A Climber’s Take on the WristWidget

WristWidget

Back in October 2015, a group of climbing buddies and I were training hard. We were following one of the training programs in The Rock Climber’s Training Manual, which called for lots of hangboarding. Towards the end of the program, I developed a slight pain in the pinky side of both my wrists. A month later the pain was so bad I had to stop climbing and see the doctor.

The doctor told me I likely had a minor tear in my TFCC; a cartilage complex on the pinky side of the wrist. She gave me some anti-inflammatories and told me to rest a month to see if the pain would die down. It did, but then came back when I started climbing again.

Eventually, I was referred to a physical therapist who recommended that, in addition to strengthening with the FlexBar, I wear a small brace called a WristWidget on each wrist while climbing. Eager to try any and all forms of conservative treatment, I ordered two the next day. Since March I’ve been wearing the WristWidget —except for the past month for reasons I’ll explain later—and these are my thoughts on its effectiveness for climbers.

Does the WristWidget reduce wrist pain while climbing?

If you have a minor TFCC tear, chances are the WristWidget will reduce your wrist pain while climbing and in daily life. Personally speaking, my WristWidgets have reduced my wrist pain by a noticeable amount while climbing. The support and stabilization they offer allows me to grip, pull, and push with less pain and therefore climb harder and longer.

TFCC injuries can also make daily tasks painful, such as lifting heavy objects, chopping vegetables, and pushing a full grocery cart. The WristWidget also helped reduce my pain in these scenarios. Beyond my anecdotal data and the observational data from my physical therapist, there’s an interesting case report backing up these claims.

How do I know if I have a TFCC injury?

WristWidgets are designed for people with TFCC tears. According to Midwest Orthopedics, the most common symptoms of a TFCC tear are:

  • Pain at the base of the pinky side of the wrist which worsens as the wrist is bent from side to side
  • Swelling in the wrist
  • Painful clicking in the wrist
  • Loss of grip strength

As I’ve recently learned, I had a frayed TFCC, which caused me to have just two of the above symptoms—pain and loss of grip strength.

If you’re still unsure what’s causing your pain, one of the best ways to determine whether your TFCC is damaged is to perform a weight bearing test. It takes just a couple minutes and WristWidget made a helpful video on how to do it:

If you’ve determined that you probably have a TFCC tear, first go see a doctor! Don’t be stubborn like me and end up with chronic wrist pain. It ain’t no fun. Then consider the WristWidget as a conservative treatment option.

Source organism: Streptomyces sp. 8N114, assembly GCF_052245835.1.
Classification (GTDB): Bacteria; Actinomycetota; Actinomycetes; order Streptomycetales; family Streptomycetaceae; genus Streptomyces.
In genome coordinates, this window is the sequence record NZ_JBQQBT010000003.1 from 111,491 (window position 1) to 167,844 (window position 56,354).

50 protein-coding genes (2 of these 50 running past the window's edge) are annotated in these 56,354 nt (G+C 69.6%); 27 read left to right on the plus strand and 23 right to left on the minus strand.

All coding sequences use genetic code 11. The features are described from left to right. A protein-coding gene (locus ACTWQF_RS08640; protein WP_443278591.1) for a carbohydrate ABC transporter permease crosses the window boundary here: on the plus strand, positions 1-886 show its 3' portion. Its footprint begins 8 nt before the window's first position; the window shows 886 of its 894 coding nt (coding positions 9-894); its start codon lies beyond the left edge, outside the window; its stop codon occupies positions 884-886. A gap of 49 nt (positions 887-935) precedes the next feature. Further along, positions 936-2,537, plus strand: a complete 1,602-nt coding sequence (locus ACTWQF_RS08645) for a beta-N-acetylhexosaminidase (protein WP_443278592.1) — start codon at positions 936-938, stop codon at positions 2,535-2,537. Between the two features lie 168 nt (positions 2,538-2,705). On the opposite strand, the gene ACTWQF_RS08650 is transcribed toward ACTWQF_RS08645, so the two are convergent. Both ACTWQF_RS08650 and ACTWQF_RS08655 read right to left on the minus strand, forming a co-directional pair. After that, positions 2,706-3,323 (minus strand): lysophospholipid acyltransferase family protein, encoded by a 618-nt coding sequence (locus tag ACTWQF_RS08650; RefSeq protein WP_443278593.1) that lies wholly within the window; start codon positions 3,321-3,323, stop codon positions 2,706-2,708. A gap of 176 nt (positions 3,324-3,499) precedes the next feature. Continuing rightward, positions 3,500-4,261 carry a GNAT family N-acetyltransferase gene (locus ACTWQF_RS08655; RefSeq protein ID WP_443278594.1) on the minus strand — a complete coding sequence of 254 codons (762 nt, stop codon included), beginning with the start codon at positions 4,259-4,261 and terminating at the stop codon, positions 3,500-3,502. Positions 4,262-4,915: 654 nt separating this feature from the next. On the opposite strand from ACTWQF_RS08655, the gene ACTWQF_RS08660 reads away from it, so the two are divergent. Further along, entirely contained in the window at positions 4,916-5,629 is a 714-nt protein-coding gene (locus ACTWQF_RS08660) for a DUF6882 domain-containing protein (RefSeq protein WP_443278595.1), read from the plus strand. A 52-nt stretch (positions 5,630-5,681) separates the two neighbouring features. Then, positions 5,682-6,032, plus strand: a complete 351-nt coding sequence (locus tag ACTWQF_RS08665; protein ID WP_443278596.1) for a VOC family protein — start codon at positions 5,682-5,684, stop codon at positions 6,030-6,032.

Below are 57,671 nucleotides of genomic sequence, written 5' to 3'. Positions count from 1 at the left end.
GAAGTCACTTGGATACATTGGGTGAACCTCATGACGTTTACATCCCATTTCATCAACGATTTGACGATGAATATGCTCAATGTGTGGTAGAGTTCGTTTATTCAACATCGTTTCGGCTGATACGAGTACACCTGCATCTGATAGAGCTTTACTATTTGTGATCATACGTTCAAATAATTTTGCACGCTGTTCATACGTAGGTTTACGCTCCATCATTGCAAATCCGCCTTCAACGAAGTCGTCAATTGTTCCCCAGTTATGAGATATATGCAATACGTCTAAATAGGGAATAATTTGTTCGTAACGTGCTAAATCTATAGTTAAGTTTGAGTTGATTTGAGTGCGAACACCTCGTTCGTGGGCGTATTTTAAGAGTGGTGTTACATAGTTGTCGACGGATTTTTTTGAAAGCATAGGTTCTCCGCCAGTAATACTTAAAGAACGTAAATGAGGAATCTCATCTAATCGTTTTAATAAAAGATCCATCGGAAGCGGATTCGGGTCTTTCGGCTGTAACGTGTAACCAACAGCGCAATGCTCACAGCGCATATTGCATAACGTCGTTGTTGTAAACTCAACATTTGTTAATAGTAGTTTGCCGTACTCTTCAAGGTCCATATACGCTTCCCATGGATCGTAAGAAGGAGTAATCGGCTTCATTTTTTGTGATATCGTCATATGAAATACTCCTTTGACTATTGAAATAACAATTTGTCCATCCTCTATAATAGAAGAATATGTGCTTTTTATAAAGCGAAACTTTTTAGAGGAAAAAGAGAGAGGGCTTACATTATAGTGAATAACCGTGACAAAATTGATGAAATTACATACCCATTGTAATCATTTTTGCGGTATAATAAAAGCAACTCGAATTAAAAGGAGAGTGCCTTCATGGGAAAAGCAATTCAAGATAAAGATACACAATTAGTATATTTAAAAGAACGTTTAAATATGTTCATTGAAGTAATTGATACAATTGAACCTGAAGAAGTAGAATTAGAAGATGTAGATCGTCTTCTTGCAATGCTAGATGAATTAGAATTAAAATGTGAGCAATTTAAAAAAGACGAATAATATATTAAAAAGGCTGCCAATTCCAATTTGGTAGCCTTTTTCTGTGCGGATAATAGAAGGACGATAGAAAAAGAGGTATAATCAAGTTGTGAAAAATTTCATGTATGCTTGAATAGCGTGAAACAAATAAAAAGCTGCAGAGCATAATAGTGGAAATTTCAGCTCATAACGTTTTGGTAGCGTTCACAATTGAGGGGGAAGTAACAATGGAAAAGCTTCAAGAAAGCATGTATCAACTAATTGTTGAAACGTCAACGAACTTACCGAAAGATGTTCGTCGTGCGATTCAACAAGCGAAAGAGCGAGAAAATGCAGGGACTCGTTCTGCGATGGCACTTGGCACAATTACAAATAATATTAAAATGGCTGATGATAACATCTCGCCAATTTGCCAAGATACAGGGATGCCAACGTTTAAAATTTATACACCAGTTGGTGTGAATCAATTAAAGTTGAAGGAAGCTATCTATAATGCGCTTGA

How I use the WristWidget while climbing

Nowadays, whenever I’m climbing, I’m wearing my WristWidgets.

While climbing, I’ve found it’s important that your WristWidgets be tight. Real tight. Almost climbing-shoe-level tight. Don’t cut off your circulation, but don’t make it easy for your blood to pass through your veins, either.

(Kidding.)

WristWidget has also made a good video on how to put one on:

Once they’re on tight, climb as you normally would. You might still have pain with certain movements, so try to listen to your body and know which moves or holds will hurt so you can avoid them or adjust your grip. (For me, pinches = pain.)

While I’m resting, I loosen the straps and allow my wrists to relax a little, just like you would do for your feet if wearing tight climbing shoes. Then, when it’s time to hop back on the wall, I strap them back down.

The WristWidget is not a panacea, though

For some people, the WristWidget might be the only thing you need to essentially eliminate your wrist pain. My physical therapist wore them herself and told me they had eliminated almost all of her pain. The only thing that still caused her pain was flipping tires at CrossFit, which I found funny.

However, others, such as myself, will not be as lucky. I mentioned at the start that I haven’t been wearing WristWidgets for the past month. That’s because I ultimately decided to get surgery on my left wrist. The pain, though reduced by the WristWidget, never went away.

I’m happy to report the surgery went well and I should be able to ease back into climbing in less than three months. And hey, who knows, when I do maybe I’ll start back wearing my WristWidgets for some extra support.




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A Climber’s Take on the WristWidget

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  • ninjaqutie

    I use this and it’s fabulous. I tore my tfcc doing yoga (of all things). Even after surgery, it wasn’t better. This actually made a huge difference.